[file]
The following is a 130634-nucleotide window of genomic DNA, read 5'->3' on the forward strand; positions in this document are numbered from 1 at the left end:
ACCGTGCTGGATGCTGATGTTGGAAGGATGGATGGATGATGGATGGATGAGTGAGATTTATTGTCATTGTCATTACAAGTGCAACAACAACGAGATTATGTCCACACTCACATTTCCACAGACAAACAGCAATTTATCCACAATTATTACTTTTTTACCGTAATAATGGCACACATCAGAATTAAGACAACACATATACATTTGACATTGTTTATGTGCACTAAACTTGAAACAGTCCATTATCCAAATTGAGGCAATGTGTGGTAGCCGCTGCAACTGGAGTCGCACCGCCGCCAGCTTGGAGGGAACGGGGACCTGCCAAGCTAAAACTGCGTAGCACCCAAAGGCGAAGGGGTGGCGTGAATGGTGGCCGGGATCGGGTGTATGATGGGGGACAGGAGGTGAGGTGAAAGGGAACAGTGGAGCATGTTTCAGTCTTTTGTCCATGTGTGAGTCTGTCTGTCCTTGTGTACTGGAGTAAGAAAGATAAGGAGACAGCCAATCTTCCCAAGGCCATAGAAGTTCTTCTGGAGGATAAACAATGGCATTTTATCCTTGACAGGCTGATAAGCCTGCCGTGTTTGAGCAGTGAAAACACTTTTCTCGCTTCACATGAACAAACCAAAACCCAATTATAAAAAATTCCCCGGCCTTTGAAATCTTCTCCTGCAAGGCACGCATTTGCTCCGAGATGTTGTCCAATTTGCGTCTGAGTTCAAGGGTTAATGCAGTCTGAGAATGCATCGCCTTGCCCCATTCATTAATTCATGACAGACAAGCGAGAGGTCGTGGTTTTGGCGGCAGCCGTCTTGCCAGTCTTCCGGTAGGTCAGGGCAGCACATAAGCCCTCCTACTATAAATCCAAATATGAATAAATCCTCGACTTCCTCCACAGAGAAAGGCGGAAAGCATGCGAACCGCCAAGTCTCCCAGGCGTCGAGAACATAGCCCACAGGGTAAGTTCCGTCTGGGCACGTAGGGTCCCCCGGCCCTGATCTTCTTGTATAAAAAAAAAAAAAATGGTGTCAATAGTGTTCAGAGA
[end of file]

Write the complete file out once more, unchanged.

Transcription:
The following is a 130634-nucleotide window of genomic DNA, read 5'->3' on the forward strand; positions in this document are numbered from 1 at the left end:
ACCGTGCTGGATGCTGATGTTGGAAGGATGGATGGATGATGGATGGATGAGTGAGATTTATTGTCATTGTCATTACAAGTGCAACAACAACGAGATTATGTCCACACTCACATTTCCACAGACAAACAGCAATTTATCCACAATTATTACTTTTTTACCGTAATAATGGCACACATCAGAATTAAGACAACACATATACATTTGACATTGTTTATGTGCACTAAACTTGAAACAGTCCATTATCCAAATTGAGGCAATGTGTGGTAGCCGCTGCAACTGGAGTCGCACCGCCGCCAGCTTGGAGGGAACGGGGACCTGCCAAGCTAAAACTGCGTAGCACCCAAAGGCGAAGGGGTGGCGTGAATGGTGGCCGGGATCGGGTGTATGATGGGGGACAGGAGGTGAGGTGAAAGGGAACAGTGGAGCATGTTTCAGTCTTTTGTCCATGTGTGAGTCTGTCTGTCCTTGTGTACTGGAGTAAGAAAGATAAGGAGACAGCCAATCTTCCCAAGGCCATAGAAGTTCTTCTGGAGGATAAACAATGGCATTTTATCCTTGACAGGCTGATAAGCCTGCCGTGTTTGAGCAGTGAAAACACTTTTCTCGCTTCACATGAACAAACCAAAACCCAATTATAAAAAATTCCCCGGCCTTTGAAATCTTCTCCTGCAAGGCACGCATTTGCTCCGAGATGTTGTCCAATTTGCGTCTGAGTTCAAGGGTTAATGCAGTCTGAGAATGCATCGCCTTGCCCCATTCATTAATTCATGACAGACAAGCGAGAGGTCGTGGTTTTGGCGGCAGCCGTCTTGCCAGTCTTCCGGTAGGTCAGGGCAGCACATAAGCCCTCCTACTATAAATCCAAATATGAATAAATCCTCGACTTCCTCCACAGAGAAAGGCGGAAAGCATGCGAACCGCCAAGTCTCCCAGGCGTCGAGAACATAGCCCACAGGGTAAGTTCCGTCTGGGCACGTAGGGTCCCCCGGCCCTGATCTTCTTGTATAAAAAAAAAAAAAATGGTGTCAATAGTGTTCAGAGA